Covid-19 will not truly end until everyone has access to vaccines, including people in the poorest countries. Worldwide vaccination offers the best hope for stopping the pandemic, saving lives and protecting livelihoods.
I continue to urge countries with sufficient vaccine supplies to swiftly release their additional doses to developing countries that have delivery programmes in place.
Some countries have gone well beyond vaccinating their most at-risk citizens. But many others have yet to receive any doses and many of the poorest countries will require several months to immunise a large share of the most at-risk groups.
Using limited vaccine supplies in a handful of countries while low- and middle-income economies wait indefinitely does not make sense for anyone.
More lives will be lost, global economic growth will be more unequal and even countries with high vaccination rates will be more at risk from novel coronavirus variants than they would be if developing countries had greater access to vaccines.
The longer it takes to achieve broad vaccination of the vulnerable, the higher the risk of extreme poverty.
Conducting a large-scale vaccination campaign is a major undertaking, but the logistics are more challenging for countries with limited resources and fragile health systems.
A successful global vaccination effort must stand on three pillars.
First, countries with an adequate vaccine supply should immediately release doses to the vulnerable worldwide.
This may mean exercising options and guiding vaccines to other countries or making clear to manufacturers that they can quickly send supplies without exposing themselves to legal risk. Or it could involve actually fulfilling funding commitments to the Covax facility set up to allocate doses equitably to poorer countries.
The World Bank board already has approved financing available in 22 developing countries, with several dozen more expected by mid-year under the fast-track process used for emergency Covid-19 assistance in 2020.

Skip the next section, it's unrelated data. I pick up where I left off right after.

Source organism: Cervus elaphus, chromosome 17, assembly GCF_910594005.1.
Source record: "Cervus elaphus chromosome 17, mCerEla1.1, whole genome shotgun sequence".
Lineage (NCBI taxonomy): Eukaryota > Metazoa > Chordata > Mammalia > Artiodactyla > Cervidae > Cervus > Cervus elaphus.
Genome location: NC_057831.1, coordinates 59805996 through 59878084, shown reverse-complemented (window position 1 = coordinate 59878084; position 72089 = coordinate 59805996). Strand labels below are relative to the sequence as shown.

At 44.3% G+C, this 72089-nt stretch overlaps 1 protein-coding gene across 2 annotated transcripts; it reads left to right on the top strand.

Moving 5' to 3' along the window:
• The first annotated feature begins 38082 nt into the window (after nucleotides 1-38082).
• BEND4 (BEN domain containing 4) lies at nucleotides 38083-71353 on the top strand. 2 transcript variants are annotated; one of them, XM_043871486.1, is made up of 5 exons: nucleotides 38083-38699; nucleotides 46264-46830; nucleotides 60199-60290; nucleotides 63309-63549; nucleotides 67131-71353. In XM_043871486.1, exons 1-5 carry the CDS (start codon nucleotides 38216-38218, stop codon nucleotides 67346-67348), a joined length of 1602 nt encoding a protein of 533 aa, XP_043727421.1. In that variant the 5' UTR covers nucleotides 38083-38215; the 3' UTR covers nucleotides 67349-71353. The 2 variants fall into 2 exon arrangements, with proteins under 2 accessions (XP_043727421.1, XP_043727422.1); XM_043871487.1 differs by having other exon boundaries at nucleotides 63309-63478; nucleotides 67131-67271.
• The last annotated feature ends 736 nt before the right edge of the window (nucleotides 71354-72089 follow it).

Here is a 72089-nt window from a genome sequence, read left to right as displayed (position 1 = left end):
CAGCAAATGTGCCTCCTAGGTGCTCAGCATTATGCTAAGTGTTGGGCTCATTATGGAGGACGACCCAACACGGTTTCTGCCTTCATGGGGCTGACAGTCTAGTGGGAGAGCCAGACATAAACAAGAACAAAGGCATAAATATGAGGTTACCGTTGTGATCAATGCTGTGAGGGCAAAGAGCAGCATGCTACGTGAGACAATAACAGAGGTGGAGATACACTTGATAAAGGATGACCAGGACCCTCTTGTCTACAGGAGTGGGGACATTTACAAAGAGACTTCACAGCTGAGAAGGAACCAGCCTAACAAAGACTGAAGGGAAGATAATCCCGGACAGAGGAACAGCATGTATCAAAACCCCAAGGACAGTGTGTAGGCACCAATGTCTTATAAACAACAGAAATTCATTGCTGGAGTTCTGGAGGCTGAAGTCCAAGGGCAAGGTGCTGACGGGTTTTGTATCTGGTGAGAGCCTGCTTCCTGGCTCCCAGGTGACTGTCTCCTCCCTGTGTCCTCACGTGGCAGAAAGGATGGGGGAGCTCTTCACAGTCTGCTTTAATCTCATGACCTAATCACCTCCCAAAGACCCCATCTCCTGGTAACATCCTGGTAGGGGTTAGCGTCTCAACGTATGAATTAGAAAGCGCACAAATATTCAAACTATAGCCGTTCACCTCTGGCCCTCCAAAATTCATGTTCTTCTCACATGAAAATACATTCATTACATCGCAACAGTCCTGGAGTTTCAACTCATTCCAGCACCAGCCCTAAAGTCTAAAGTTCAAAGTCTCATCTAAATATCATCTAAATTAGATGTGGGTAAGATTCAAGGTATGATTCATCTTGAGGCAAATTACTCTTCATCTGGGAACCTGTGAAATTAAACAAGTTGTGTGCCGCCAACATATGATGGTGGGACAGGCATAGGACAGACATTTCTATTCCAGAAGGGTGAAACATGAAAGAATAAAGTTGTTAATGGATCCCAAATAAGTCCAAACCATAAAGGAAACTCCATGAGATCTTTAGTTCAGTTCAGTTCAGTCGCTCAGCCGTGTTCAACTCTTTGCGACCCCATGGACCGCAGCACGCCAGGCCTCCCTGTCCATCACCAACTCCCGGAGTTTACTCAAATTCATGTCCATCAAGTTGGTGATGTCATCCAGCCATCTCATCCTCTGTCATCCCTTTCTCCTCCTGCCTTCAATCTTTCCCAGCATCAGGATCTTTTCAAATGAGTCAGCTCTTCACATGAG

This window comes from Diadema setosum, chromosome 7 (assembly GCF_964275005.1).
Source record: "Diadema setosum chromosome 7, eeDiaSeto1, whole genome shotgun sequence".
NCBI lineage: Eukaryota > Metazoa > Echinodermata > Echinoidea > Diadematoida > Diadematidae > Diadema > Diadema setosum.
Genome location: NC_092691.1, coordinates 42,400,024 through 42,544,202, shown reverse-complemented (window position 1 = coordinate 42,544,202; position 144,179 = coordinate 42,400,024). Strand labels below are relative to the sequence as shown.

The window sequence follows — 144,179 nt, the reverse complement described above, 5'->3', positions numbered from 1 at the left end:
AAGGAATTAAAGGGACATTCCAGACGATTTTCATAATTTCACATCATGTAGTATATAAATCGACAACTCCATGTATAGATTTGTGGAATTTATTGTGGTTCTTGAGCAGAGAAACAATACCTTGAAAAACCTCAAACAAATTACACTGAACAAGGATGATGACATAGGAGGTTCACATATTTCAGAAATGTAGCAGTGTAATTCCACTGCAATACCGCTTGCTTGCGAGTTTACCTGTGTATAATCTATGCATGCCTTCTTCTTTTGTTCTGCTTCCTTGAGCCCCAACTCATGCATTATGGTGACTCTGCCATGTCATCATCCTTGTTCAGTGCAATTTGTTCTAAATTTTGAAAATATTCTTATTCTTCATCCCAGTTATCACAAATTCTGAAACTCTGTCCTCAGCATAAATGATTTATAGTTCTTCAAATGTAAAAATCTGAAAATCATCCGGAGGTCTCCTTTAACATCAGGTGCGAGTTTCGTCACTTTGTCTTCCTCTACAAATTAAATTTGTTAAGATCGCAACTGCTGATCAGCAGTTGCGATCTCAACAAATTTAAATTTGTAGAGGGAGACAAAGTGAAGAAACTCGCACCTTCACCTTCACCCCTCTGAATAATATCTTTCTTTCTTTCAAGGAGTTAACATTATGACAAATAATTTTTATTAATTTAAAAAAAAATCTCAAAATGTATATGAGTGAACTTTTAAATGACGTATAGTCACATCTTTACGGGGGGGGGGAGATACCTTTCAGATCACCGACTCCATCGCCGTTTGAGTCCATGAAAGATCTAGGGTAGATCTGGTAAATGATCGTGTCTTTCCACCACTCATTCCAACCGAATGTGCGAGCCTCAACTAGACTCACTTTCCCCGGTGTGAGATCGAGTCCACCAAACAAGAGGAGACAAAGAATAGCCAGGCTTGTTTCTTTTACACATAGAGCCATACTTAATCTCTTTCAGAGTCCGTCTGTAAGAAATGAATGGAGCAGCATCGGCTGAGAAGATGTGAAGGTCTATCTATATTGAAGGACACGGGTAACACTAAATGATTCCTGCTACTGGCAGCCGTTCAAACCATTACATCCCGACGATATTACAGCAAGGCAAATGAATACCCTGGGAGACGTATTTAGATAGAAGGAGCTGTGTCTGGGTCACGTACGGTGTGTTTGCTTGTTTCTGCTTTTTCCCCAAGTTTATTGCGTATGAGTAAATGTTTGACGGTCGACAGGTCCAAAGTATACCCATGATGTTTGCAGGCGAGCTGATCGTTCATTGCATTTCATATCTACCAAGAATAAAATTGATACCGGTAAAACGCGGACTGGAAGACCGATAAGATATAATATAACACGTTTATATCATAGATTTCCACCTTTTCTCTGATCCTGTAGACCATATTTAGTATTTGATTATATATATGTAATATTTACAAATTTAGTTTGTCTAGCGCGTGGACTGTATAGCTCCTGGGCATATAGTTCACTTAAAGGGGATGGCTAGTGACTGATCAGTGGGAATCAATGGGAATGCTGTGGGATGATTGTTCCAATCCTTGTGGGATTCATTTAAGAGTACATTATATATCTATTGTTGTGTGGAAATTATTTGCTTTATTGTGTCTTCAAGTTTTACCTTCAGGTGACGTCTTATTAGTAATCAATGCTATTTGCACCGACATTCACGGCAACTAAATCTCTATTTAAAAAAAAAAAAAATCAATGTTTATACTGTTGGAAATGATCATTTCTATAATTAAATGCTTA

This $12 billion can facilitate rapid vaccine deployment through national health systems and pay for vaccine purchases and shipments if needed.
Standardised, transparent contracts that arrange for fair and equitable distribution are crucial. If vaccine supplies pass through Covax, the World Bank financing can help with distribution and to purchase additional supplies to vaccinate more people.
Second, we need greater transparency regarding contracts between governments, pharmaceutical companies and organisations involved in vaccine production and delivery so that financing can be directed effectively and countries can plan for receipt and deployment. This is also critical to enable the private-sector investments that will be needed to expand supply.
This week, the World Bank launches a comprehensive online portal that provides easy access to information about our projects, including individual country-financing operations.
The portal will also incorporate lessons from vaccine-readiness assessments we helped undertake with over 140 countries over the last half-year, working closely with the Vaccine Alliance (Gavi), the Global Fund, the World Health Organisation and Unicef.
Thus, the online portal is also an invitation to vaccine manufacturers, purchasers, and intermediaries to follow suit, and another plea to those controlling the supply of approved vaccines to release them to safe, well-funded deployment programmes.
The third pillar is increased vaccine production. The International Finance Corporation (IFC), the World Bank Group’s private-sector arm, has invested over $800 million in health care, including in vaccine manufacturers. It currently has $1.2 billion in the pipeline through the Global Health Platform, a $4 billion financing mechanism created to help meet the immediate need for vaccines and other health services.
The IFC is engaging governments and companies on early-stage development of commercially viable pharmaceutical manufacturing projects for Covid-19 vaccines.
The pandemic has overwhelmed health systems worldwide, even in the most developed countries. We must now strengthen them, not just to cope with the vaccination effort, but also to prevent and treat Covid-19 and ensure the full range of essential health services.
The global Covid-19 vaccination campaign will be the largest in history.
Our goal must be to carry it out as quickly, broadly, and safely as possible; learn from what worked and didn’t; and boost preparedness and resilience for future crises.